As we ran up the chute, we saw our mother first and gave her a kiss, and then about 350 feet farther up the chute, we saw everybody. In many ways, I felt like a pitcher who was standing on the mound in the ninth inning of Game 7 of the World Series about to see my lifelong dream come true. It was so exhilarating.
About 25 feet away from the finish, we saw all of our supporters. Brent stopped and embraced Erica and I was just screaming and going crazy. It was one of the happiest days of my life. At that moment, I heard the greatest dozen words I’ve ever heard in my life, “Kyle and Brent Pease from Atlanta, Georgia, you are an Ironman.”
I am so overjoyed and so humbled by everyone’s support and want to take a minute to thank those who sacrificed of themselves to help make our dream possible. Think about that for a moment; they sacrificed of themselves to make our dream possible. That is the very definition of true giving.
Following our accomplishment, I received an email from my father that, though private in nature, I have decided to share. It means more to me than I will ever be able to express. The feeling that you did something that made your parents visibly proud is one of the greatest feelings known to man. I thank Dad for taking the time to put his thoughts on paper and to share them with me.
“Kyle, I usually do not get excited about a trip, a vacation, or other special events until the night before. Then these special events usually fade a bit a few days after they have ended. Your accomplishment with Brent, becoming an Ironman, got me excited with anticipation and beaming with pride at least 5 days prior to the event. Since then, I have continued to bask in the afterglow. My heart & soul are awash with warm feelings of the strength and brotherly love between you, Brent, and Evan, as well.
Words do not express my feelings of pride being your father. You have all accomplished so much already in your young lives. You have grown into incredibly good human beings. Thank you for being who you each are, have become, and hope to be in the future. You give hope to so many more that you do not even know.
There was something else that struck me more than previous races or other events that you and your brothers have been involved in together. That is Love. The love that you show for each other in all that you do transcends everything else. It is just beautiful.
For you, Kyle, I offer the Corinthians that I know you cherish: And now abideth Faith, Hope, Love, these Three; But the greatest of these is Love.
With that beautiful sentiment engulfing my heart, I wanted to end this post by thanking the many people who made this all possible. As Brent said of me following the race, “He might borrow my legs, but I borrow his spirit.” If I can take it a step further, we borrowed the love, the enthusiasm and the dedication of our friends, family and support team.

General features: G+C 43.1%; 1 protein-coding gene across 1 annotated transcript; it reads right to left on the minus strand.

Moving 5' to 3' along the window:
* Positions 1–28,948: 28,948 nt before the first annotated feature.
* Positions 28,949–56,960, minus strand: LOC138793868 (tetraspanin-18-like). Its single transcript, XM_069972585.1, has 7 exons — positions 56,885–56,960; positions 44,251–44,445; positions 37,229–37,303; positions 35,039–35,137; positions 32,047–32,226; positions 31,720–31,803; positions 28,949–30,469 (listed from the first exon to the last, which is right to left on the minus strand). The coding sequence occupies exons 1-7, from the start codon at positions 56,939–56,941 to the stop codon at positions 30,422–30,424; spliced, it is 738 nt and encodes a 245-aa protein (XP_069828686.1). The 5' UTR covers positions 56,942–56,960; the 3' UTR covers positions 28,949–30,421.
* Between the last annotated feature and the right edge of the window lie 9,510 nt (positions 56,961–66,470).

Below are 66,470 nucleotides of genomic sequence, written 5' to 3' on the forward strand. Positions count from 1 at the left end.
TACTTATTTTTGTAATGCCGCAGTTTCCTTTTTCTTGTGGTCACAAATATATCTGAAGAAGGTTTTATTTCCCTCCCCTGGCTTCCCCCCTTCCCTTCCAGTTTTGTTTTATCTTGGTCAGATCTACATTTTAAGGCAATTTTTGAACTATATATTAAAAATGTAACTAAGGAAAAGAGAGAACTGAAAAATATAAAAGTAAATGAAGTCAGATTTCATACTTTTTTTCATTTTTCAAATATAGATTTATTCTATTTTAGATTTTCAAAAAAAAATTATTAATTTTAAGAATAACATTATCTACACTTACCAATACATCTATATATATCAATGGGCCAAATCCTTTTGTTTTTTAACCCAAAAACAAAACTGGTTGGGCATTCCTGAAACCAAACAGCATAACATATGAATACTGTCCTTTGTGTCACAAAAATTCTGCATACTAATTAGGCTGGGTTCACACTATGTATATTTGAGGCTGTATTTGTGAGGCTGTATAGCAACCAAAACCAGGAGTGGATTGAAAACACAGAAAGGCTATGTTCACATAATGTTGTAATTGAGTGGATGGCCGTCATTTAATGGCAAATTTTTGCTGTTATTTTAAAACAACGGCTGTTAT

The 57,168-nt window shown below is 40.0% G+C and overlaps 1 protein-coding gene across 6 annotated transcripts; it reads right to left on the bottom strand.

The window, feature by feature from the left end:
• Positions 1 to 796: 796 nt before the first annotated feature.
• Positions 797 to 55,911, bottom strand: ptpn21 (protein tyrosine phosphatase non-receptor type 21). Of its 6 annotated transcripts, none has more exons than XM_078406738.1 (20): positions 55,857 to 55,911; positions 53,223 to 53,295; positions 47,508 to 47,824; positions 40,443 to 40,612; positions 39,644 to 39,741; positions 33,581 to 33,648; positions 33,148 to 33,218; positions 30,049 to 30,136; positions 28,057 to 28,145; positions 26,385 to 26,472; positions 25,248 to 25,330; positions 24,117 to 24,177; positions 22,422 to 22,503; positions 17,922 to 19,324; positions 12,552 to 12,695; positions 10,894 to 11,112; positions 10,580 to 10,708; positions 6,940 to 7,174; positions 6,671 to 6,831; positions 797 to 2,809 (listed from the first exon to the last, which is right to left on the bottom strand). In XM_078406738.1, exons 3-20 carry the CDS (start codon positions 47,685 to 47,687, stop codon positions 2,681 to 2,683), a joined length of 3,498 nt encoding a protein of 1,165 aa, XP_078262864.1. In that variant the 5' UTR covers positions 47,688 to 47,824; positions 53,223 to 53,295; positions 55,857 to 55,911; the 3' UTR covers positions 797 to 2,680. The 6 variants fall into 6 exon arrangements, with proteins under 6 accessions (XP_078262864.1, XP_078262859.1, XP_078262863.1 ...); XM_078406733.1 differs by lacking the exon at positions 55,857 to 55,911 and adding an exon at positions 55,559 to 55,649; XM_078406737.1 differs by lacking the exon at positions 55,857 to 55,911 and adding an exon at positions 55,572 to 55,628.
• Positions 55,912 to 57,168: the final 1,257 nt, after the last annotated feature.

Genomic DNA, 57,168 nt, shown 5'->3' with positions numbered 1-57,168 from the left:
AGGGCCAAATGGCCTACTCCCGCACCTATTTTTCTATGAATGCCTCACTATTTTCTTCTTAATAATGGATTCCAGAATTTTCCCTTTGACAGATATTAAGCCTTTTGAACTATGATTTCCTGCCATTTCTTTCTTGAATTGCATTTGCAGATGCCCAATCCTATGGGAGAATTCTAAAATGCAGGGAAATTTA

I’d like to start with Erica: “Erica, I really feel that you are a major part of this as well. You have been there every step of the way and your support and love have meant a lot to me personally and I am glad that you are a part of my life.”
To Mom and Dad: “You never say no to me throughout my life and always encouraged me to reach my full potential. It’s a real credit to you both that we’re on this amazing journey. Thank you for good people like yourselves. You’re the best and I love you.”
To Curtis, our bike mechanic: “Thank you so much for everything. The bike was awesome and you da man.”
To Matthew Rose: “I knew I always respected and loved you, but this brought our relationship to a new level. You’re the man and the way you live your life is inspiring to me.”
To Greg and your entire family: “I am in such awe of what you have accomplished, and I really appreciate the support and guidance and appreciate everything you have done for me.”
To Andrew: “Thank you for taking time out of your schedule for coming to Wisconsin. It meant a lot to me personally, and I can’t thank you enough.
To Todd, my PR guy: “Thank you for helping to put Brent and I on the map. Everything that you do prepares us for the next part of our journey. Thank you for all of your hard work and dedication to us and the foundation.
To John David: “I know I have said this to you many times, but without you I would not have gotten through college without your tough love and support. And now that you are on this journey with us and the foundation, you have given up so much of yourself and your time to help me become an athlete, and I love you so much.”
And finally, Sam: “Knowing you has made me a better person and I’m so grateful that you are in my life. You are the man, and I’m at a loss for words to tell you how very much I appreciate you. I just love you and you’re one of the best caretakers I have ever had. I’m so appreciative that you’re in my life.”
To my brother: “You’re a beast, but more importantly, you’re my brother, and I just thank you for allowing me to realize the dream that I have always wanted. I am so happy to share every moment with you. You have helped me to become a better man and I love you.”